DAVAO CITY – After striking a peace deal with the second Moro guerrilla front, would President Aquino be ready to talk peace with the communists?

The question cropped up after the arrest last week of ranking Communist Party of the Philippines (CPP) leaders Benito Tiamzon and Wilma Austria, even as the stalled peace negotiation between the two parties remained hazy and uncertain.

But peace groups said they wanted President Benigno Aquino III to resume talks with the National Democratic Front after its peace deal with the Moro secessionist group.

The Philippine Ecumenical Peace Platform, led by several Catholic and Protestant bishops, issued the appeal Friday after the signing of the Comprehensive Agreement of the Bangsamoro with the Moro Islamic Liberation Front.

“We pray that both panels take to heart that negotiations towards peace are always incremental, a historical building process that takes years, sometimes with great steps forwards and at others times slow and tedious. In this movement towards a negotiated peace, the gains of the past should never be discarded. Both parties need to keep building on the platforms that have been threshed out through principled negotiations. Every time a gain is made, it needs to be fixed and safeguarded in place,” their statement said.

The statement was signed by co-chairpersons Cagayan de Oro Archbishop Antonio Ledesma and Sharon Duremdes, former secretary general of the National Council of Churches in the Philippines, and head of secretariat Bishop Deogracias Iñiguez.

The group urged both panels not to force the issue of surrender as earlier called out by Armed Forces of the Philippines Chief of Staff General Emmanuel Bautista.

“The PEPP maintains that principled negotiations not the surrender of one party to the other, is what makes for genuine and enduring peace,” their statement said.

Talks with the NDF had been on and off since 1992. Aquino revived the talks on February 2011 in Oslo, Norway, with a timetable of completing three of the remaining agenda agreed on the Hague Joint Declaration: socio-economic reforms, political and constitutional reforms and cessation of hostilities.

The talks stalled few months later when the NDF demanded the release of their consultants facing charges in court.

Earlier, Presidential Peace Adviser Teresita Deles told an online news report that the signing of the CAB “exerts pressure on any other armed movement” to talk peace.  Deles said the public should urge the peace talks to continue.

But a PEPP member, Bishop Felixberto Calang of the Iglesia Filipina Independiente Diocese of Misamis Oriental and Cagayan, told Davao Today that they had long been calling for the resumption of the talks.

“On the part of the churches, we will continue work to expand our peace constituencies that will help push the talks with previously agreed agenda,” Calang said.

Calang said they had long talked to government and the NDF panel for years. When talks resumed in 2011 in Norway and broke down again, the group constantly consulted with both parties to work out issues such as the implementation of previous agreements such as the Hague and Joint Agreement on Security and Immunity Guarantees.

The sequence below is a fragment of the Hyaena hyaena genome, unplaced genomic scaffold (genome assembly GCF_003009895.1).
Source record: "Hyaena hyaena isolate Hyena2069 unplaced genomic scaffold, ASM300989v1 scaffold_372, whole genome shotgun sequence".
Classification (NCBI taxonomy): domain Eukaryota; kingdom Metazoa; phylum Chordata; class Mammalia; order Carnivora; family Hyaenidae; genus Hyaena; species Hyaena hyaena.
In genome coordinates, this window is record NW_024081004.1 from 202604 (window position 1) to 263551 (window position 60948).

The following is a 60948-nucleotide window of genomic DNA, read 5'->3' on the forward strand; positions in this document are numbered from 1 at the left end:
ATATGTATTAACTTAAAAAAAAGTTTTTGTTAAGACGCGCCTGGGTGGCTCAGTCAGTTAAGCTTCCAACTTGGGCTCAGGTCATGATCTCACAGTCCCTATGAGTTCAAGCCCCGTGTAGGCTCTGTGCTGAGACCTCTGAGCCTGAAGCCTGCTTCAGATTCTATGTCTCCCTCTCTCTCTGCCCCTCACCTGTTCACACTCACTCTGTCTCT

Calang also said another group he convened, the Sowing the Seeds of Peace, a Mindanao-wide coalition of local officials, church groups, and various groups had come up with a Mindanao agenda to address socio-economic reforms.

The bishop said he earlier said “more talk toward more peace” should be made even with the armed conflict continuing.

“Our hope springs from the face that peace talks have produced agreements beneficial to the people, who are real stakeholders in resolving the roots of the civil war in the country,” Calang said.

Development worker Margarita Valle, who has worked on the Bangsamoro peace process, wrote in her column in SunStar that the public sees the government doing an “insincere act” in dealing with the NDF.

“Why can’t the so-called government authorities respect what prior administration has started in the Joint Agreement on Safety and Immunity Guarantees (Jasig), which should have been a ‘confidence-building’ measure that was supposed to show its true intent to pursue peace talks with the Communist Party of the Philippines? This agreement is not only signed between the GPH [government of the Republic of the Philippines] and the revolutionaries, but an accord that includes us, civilians, who have a lot at stake in it,” Valle asked.

She called government’s peace situation “with the Bangsamoro being fast-tracked and opening doors of possibilities, (but), another window seems to be closing.”

Davao City Mayor Rodrigo Duterte, who has declared his openness to talks with the NDF, pitched for the resumption of talks.

In an interview with Davao-based online Newsdesk Asia, Duterte said the war waged by the NDF must be “interrupted” by the resumption of the peace talks.

“It would do us well to move toward that direction,” he said, adding that “we do not get anything if we fight—and fight for what? I’d say we can still talk with the NPA,” Duterte said.

The mayor also urged government to heed the position of former peace negotiator Silvestre Bello III that Tiamzon and Austria should be released as they were covered by the JASIG.

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